POV in fiction: What’s the Point?

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Pardon the title; I couldn’t help myself. Today I want to talk about point of view, or POV. The POV is the perspective from which your story is being told. Unless you’re writing your autobiography, your POV is not your own voice. It’s generally the voice of one of your characters or a narrator.

After a brief intro to the basic kinds of POV, I’m going to focus on what to consider when deciding between the three POVs that occur most often in fiction: first person, third person omniscient, and third person limited.

POV: First, Second, Third

POV can be written in first, second, or third person.

first second third person POV

First person uses the first-person pronouns: I and we (and me, my, us, etc.). This is, of course, common in autobiography and memoir. But it can also be used to great effect in fiction. If your narration is coming directly from the mind of your character, you’re writing in first person. You’re essentially writing someone else’s autobiography.The Hunger Games is a popular example. Everything we see in that series is directly through Katniss’s POV. We hear what she hears, see what she sees, feel what she feels. We are basically inside her head. Anything we learn about any other character has to come to us through Katniss.

Second person POV uses you. Basically instead of telling a story about someone else, you’re telling the reader a story about themselves. Think about one of those old “Choose your own adventure” books: You’re in a large, dark room. A strip of light glows near the floor to your right, and you can make out the dim form of a bookcase to your left. If you choose to walk towards the light, turn to page 3. To examine the bookcase, turn to page 4. Etc. Honestly, I’ve read very few books in the second person and I think it takes a lot of work to do well. But it can be done. It certainly adds a great sense of immediacy and inclusion to your writing. So go ahead and experiment with it!

Third person POV uses the third-person pronouns: he/she/it and they. You’re not telling the story directly through the mind of your reader but rather through a third party. Third person POVs are broken into two categories, limited and omniscient, which I’ll discuss in more detail below.

First Person

Writing in first person has a few main costs to consider. For instance, you can’t keep secrets from your reader, at least not secrets that your main character knows. You also can’t really use multiple perspectives in one book. Having two or more different “I” characters speaking in one book is liable to get confusing.

first person chalkboard

Another potential pitfall is pulling the reader out of the story to wonder how and when exactly the main character is relating this information. Is it a journal, or a conversation? Is the story happening in real time or is the main character looking back on events from years ago? You may want to address these questions if you’re writing in first person—but you don’t have to. Many books, including Hunger Games, don’t. However, answering these questions can produce some very interesting story developments. For instance, Patrick Rothfuss’s frame story in the Kingkiller Chronicles makes it very clear how and when Kvothe is relating his story—which leads to some fun speculation on the future of the series.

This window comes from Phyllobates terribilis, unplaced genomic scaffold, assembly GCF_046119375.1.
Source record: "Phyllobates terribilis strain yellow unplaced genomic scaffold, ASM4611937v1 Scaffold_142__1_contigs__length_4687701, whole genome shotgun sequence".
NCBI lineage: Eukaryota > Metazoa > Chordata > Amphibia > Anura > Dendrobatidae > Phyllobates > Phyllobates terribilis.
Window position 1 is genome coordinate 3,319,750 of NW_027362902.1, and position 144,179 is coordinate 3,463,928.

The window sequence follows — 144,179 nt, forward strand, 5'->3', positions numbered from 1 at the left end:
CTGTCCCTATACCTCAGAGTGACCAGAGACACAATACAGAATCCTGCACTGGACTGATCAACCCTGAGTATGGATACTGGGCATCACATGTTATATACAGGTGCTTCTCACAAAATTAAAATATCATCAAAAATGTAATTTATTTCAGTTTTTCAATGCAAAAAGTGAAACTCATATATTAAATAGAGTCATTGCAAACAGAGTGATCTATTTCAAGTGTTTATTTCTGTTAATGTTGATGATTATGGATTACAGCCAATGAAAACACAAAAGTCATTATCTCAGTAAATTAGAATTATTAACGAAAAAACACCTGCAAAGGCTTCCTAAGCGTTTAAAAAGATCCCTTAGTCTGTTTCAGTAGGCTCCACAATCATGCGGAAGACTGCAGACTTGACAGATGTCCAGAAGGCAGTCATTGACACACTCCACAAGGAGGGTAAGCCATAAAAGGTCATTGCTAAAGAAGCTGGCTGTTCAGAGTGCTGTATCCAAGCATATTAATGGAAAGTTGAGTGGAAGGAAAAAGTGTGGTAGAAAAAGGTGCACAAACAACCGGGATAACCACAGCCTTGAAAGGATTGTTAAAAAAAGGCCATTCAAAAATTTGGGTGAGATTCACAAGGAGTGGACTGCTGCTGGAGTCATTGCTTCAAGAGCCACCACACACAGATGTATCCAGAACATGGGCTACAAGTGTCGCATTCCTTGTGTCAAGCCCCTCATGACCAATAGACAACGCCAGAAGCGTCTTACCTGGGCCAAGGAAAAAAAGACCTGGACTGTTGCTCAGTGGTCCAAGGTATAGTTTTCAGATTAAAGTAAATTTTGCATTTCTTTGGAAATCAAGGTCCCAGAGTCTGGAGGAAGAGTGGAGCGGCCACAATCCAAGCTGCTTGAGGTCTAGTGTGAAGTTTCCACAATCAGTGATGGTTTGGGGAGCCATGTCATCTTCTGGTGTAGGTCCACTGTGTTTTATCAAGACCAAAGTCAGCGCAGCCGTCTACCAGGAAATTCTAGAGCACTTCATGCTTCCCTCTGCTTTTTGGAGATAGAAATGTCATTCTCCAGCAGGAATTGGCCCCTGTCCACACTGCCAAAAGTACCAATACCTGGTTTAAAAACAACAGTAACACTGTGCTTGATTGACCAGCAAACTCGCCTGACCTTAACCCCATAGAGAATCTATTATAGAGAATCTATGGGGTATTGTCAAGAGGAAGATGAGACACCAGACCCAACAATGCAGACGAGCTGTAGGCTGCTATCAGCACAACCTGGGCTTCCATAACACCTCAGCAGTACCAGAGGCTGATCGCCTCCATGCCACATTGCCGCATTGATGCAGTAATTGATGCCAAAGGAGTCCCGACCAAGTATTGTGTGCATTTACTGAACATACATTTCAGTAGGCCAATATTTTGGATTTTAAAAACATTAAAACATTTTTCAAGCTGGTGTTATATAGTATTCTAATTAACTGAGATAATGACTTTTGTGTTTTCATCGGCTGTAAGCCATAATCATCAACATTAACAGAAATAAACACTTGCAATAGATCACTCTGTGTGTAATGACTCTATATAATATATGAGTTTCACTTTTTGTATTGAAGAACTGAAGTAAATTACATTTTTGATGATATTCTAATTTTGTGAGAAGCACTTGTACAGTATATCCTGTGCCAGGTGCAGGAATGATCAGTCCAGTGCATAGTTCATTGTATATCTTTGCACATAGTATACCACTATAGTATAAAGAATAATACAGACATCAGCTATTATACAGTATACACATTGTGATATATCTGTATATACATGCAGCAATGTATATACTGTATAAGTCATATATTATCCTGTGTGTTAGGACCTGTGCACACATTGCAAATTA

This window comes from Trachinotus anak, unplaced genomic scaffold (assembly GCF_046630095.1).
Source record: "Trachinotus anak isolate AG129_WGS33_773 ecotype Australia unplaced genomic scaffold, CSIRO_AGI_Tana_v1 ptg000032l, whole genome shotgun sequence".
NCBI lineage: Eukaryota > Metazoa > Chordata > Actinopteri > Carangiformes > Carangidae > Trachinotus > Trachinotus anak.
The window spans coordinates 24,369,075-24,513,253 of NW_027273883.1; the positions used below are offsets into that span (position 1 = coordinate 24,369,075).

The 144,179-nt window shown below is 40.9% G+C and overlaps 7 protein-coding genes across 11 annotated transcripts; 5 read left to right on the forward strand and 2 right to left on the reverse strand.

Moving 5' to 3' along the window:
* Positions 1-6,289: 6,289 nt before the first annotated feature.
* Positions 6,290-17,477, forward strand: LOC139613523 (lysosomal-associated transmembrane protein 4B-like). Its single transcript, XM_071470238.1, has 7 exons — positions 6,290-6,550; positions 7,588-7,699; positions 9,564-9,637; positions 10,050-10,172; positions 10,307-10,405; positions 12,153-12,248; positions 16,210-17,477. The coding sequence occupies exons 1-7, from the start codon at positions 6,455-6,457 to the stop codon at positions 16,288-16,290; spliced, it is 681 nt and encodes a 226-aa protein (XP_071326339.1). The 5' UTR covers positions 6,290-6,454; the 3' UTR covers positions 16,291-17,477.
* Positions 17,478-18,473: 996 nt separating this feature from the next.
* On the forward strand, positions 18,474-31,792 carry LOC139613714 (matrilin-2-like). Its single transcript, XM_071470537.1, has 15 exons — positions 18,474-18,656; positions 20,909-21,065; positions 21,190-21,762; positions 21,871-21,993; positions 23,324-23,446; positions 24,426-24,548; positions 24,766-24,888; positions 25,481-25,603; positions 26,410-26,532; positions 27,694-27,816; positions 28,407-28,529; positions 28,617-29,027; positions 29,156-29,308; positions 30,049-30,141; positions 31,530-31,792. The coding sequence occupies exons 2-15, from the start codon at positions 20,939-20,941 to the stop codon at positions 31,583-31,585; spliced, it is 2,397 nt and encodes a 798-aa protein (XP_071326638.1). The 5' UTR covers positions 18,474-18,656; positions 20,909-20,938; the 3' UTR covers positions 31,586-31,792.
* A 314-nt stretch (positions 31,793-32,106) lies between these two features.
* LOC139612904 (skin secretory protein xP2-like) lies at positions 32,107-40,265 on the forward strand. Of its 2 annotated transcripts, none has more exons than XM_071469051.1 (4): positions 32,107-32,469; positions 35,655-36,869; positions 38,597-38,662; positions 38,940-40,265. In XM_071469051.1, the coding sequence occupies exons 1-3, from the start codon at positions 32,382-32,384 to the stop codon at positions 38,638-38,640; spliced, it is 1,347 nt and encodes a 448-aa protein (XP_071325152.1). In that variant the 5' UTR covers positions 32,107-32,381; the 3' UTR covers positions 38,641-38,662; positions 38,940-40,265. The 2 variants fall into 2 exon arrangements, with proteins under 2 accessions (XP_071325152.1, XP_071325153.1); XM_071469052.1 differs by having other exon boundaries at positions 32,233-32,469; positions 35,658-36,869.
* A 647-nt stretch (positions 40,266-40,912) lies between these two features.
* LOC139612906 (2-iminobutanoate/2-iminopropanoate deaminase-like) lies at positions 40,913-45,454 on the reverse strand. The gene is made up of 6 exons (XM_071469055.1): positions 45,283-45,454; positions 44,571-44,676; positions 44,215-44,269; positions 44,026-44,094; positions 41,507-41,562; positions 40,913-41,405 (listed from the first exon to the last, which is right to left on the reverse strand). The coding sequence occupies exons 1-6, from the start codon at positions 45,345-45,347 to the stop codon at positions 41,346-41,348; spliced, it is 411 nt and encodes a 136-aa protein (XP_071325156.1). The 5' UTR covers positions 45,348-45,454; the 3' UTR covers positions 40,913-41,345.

To choose a POV, you need to be aware of the scope of your story. If your story revolves around one person and their immediate concerns, first person is an excellent choice. First person allows you to tell a very personal, visceral story. The reader will feel like the narrator is speaking directly to them. This approach is particularly common in YA, perhaps because so much of teenage life involves learning how to connect with other people. However, if your story is going to grow beyond one person and cover region- or worldwide events, you probably want to use a third person POV.

Third Person Omniscient

Third person omniscient is an interesting POV and perhaps the most difficult of the three to do well. In omniscient, your narrator knows everything. And they are not a part of the story. Think of your third person omniscient narrator as a god. They know every detail and feeling of each character’s life, and they can tell your reader about them whenever they like. Fairy tales are typically told in third person omniscient. A lot of The Lord of the Rings I would consider to be in third person omniscient. Some books, like Robert Jordan’s Wheel of Time start out omniscient and narrow down into a limited point of view.

Writing omniscient is probably harder than making this terrible image was